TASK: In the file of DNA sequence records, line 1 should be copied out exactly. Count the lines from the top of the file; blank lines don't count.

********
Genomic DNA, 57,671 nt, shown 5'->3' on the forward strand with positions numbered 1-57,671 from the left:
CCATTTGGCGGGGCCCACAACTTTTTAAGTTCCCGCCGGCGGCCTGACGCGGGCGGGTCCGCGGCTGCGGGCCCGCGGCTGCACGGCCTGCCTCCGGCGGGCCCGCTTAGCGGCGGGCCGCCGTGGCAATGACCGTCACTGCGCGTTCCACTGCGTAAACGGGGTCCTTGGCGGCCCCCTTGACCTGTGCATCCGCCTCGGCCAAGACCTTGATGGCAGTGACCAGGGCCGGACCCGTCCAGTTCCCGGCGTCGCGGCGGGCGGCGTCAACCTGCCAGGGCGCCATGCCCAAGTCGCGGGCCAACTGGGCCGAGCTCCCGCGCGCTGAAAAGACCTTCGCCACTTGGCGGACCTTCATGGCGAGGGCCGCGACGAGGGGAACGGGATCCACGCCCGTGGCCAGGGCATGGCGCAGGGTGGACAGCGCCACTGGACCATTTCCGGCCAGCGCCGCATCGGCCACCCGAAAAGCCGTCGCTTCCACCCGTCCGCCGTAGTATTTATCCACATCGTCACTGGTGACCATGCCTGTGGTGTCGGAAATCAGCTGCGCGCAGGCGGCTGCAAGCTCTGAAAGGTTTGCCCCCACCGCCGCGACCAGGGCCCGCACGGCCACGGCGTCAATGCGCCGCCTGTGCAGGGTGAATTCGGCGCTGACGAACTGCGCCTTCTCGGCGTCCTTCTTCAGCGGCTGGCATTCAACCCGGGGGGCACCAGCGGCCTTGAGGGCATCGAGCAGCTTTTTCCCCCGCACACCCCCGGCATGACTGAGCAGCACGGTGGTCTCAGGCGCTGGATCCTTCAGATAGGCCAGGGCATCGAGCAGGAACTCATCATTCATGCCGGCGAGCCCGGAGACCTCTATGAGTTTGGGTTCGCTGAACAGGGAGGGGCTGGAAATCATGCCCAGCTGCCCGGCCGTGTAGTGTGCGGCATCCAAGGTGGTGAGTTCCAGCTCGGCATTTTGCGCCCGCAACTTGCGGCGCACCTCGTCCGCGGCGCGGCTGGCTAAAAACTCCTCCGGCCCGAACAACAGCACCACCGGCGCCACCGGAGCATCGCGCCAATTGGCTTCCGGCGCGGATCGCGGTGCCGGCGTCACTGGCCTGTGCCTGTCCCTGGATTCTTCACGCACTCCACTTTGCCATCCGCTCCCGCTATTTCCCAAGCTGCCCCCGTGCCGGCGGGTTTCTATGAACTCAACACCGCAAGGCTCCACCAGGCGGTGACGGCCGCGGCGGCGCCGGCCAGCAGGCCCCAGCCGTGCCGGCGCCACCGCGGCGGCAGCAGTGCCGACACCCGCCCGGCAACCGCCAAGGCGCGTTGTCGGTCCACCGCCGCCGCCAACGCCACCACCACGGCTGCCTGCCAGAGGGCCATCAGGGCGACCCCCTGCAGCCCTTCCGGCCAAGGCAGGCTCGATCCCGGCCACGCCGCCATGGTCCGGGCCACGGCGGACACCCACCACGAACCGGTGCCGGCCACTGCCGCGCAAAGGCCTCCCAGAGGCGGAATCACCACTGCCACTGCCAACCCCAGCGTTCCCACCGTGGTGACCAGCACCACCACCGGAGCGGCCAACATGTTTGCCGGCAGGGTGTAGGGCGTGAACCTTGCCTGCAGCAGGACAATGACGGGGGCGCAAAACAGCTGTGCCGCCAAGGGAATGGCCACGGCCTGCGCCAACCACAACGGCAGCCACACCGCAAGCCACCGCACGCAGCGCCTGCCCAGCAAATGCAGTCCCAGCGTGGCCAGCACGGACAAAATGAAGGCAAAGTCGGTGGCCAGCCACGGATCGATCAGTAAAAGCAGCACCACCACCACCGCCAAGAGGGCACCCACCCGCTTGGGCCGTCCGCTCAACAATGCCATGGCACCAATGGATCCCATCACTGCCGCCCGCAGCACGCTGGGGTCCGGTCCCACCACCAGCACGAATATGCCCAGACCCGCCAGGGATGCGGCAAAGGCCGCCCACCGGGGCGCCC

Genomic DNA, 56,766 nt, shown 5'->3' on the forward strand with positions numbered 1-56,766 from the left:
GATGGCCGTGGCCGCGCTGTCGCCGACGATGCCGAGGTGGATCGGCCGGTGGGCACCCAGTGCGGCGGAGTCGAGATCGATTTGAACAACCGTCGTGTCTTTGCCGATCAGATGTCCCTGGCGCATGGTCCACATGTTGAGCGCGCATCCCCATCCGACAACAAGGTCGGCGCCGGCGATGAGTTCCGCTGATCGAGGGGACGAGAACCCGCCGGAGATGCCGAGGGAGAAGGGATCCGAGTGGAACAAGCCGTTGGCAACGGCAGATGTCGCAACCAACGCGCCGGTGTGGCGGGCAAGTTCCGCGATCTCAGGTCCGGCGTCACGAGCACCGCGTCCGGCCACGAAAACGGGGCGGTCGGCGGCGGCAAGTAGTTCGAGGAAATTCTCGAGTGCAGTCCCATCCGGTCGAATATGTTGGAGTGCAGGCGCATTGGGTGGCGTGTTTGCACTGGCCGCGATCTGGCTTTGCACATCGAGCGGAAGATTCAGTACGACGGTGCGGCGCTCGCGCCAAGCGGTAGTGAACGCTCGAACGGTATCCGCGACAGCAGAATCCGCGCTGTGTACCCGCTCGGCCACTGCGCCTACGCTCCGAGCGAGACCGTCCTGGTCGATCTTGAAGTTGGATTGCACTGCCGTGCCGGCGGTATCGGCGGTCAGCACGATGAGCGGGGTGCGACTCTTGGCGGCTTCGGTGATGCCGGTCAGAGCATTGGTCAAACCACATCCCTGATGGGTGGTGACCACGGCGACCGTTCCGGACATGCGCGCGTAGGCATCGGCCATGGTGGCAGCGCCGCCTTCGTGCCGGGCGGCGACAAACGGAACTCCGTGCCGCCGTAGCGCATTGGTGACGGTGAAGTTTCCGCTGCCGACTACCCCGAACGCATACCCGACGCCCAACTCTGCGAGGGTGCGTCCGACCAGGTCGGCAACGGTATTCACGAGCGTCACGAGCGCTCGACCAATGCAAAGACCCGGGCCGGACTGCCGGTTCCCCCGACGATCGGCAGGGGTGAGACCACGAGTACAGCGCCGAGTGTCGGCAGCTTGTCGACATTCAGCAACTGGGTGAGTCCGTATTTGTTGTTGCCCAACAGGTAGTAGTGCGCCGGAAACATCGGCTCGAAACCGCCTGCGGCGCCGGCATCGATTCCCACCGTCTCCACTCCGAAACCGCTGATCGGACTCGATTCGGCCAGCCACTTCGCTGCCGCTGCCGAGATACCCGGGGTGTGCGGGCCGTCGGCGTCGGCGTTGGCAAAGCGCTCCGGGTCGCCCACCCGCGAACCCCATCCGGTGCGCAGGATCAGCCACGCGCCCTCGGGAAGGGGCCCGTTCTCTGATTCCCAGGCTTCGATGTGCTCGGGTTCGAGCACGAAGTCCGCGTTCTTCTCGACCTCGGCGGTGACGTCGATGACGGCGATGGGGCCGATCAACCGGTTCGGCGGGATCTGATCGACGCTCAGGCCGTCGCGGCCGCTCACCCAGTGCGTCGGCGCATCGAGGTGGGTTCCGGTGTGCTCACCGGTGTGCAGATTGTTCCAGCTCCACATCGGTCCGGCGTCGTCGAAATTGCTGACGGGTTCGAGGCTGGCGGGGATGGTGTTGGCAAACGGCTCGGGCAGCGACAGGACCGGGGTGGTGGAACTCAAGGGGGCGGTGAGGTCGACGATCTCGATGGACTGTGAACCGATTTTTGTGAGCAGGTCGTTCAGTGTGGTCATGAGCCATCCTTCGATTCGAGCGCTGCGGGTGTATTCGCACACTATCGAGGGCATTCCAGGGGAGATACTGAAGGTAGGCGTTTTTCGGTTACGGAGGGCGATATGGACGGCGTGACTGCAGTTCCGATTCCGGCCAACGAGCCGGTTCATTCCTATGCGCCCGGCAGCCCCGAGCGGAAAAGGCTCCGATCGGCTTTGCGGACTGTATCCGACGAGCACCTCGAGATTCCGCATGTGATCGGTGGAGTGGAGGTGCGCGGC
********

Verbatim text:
Genomic DNA, 57,671 nt, shown 5'->3' on the forward strand with positions numbered 1-57,671 from the left: